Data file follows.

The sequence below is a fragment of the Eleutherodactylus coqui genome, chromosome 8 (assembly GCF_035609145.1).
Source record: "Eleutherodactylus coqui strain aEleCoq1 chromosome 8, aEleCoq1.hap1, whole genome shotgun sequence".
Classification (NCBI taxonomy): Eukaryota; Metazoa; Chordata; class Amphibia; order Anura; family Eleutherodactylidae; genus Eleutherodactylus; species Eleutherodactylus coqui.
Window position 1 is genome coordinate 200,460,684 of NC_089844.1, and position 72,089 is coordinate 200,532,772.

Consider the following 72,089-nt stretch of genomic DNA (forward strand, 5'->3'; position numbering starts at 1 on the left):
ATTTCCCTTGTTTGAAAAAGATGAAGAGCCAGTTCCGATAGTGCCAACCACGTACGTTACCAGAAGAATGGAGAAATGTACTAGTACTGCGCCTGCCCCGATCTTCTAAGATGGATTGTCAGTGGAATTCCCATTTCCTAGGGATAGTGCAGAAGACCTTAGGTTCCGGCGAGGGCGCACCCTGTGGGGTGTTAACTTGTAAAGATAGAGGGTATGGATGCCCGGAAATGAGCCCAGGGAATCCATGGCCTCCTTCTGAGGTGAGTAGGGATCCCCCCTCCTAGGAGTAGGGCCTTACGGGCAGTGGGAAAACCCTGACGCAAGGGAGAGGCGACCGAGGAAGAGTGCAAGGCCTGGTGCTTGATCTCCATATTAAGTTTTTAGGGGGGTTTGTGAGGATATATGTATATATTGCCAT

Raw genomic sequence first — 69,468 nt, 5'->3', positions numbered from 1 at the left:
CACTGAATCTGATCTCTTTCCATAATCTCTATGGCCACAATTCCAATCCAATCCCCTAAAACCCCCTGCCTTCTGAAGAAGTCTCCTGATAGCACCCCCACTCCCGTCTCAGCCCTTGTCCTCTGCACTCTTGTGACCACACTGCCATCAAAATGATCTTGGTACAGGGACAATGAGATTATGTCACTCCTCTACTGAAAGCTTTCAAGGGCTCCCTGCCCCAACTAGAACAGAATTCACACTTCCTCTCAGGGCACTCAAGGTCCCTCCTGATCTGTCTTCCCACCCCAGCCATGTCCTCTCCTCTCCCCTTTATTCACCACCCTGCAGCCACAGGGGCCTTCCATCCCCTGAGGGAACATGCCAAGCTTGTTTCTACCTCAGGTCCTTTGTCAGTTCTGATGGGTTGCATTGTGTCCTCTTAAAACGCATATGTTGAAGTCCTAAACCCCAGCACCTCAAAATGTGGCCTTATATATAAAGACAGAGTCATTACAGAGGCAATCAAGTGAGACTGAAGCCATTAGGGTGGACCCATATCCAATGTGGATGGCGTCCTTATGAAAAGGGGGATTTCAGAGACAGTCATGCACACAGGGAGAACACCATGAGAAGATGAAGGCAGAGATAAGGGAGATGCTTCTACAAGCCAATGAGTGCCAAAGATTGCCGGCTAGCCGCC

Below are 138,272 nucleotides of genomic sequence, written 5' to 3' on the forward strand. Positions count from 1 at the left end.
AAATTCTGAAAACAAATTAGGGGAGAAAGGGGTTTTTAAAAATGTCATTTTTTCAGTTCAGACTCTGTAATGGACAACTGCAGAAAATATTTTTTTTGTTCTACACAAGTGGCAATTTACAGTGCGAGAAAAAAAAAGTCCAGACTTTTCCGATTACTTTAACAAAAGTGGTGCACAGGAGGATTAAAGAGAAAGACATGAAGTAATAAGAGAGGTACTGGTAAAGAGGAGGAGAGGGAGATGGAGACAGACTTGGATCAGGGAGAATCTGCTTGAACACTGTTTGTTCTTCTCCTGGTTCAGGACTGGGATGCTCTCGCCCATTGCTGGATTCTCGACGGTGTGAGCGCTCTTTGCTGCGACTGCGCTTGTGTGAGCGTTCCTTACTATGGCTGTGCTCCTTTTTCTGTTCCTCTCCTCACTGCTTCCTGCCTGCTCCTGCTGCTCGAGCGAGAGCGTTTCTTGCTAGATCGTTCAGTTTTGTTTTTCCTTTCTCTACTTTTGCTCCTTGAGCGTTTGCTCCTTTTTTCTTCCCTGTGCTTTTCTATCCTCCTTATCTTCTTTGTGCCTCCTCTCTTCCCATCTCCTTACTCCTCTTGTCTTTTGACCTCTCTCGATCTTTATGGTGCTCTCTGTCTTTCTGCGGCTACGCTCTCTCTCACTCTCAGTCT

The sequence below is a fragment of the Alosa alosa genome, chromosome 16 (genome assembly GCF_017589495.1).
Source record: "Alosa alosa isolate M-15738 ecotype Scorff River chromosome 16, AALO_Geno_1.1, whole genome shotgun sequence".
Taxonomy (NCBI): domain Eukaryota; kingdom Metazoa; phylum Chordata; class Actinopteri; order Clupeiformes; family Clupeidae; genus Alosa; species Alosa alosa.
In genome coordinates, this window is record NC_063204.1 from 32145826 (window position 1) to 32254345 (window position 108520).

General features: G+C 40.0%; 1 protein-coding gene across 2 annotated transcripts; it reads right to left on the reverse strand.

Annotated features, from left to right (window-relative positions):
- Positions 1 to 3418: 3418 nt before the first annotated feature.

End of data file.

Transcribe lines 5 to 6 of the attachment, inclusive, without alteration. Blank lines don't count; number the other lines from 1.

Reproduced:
Consider the following 72,089-nt stretch of genomic DNA (forward strand, 5'->3'; position numbering starts at 1 on the left):
ATTTCCCTTGTTTGAAAAAGATGAAGAGCCAGTTCCGATAGTGCCAACCACGTACGTTACCAGAAGAATGGAGAAATGTACTAGTACTGCGCCTGCCCCGATCTTCTAAGATGGATTGTCAGTGGAATTCCCATTTCCTAGGGATAGTGCAGAAGACCTTAGGTTCCGGCGAGGGCGCACCCTGTGGGGTGTTAACTTGTAAAGATAGAGGGTATGGATGCCCGGAAATGAGCCCAGGGAATCCATGGCCTCCTTCTGAGGTGAGTAGGGATCCCCCCTCCTAGGAGTAGGGCCTTACGGGCAGTGGGAAAACCCTGACGCAAGGGAGAGGCGACCGAGGAAGAGTGCAAGGCCTGGTGCTTGATCTCCATATTAAGTTTTTAGGGGGGTTTGTGAGGATATATGTATATATTGCCAT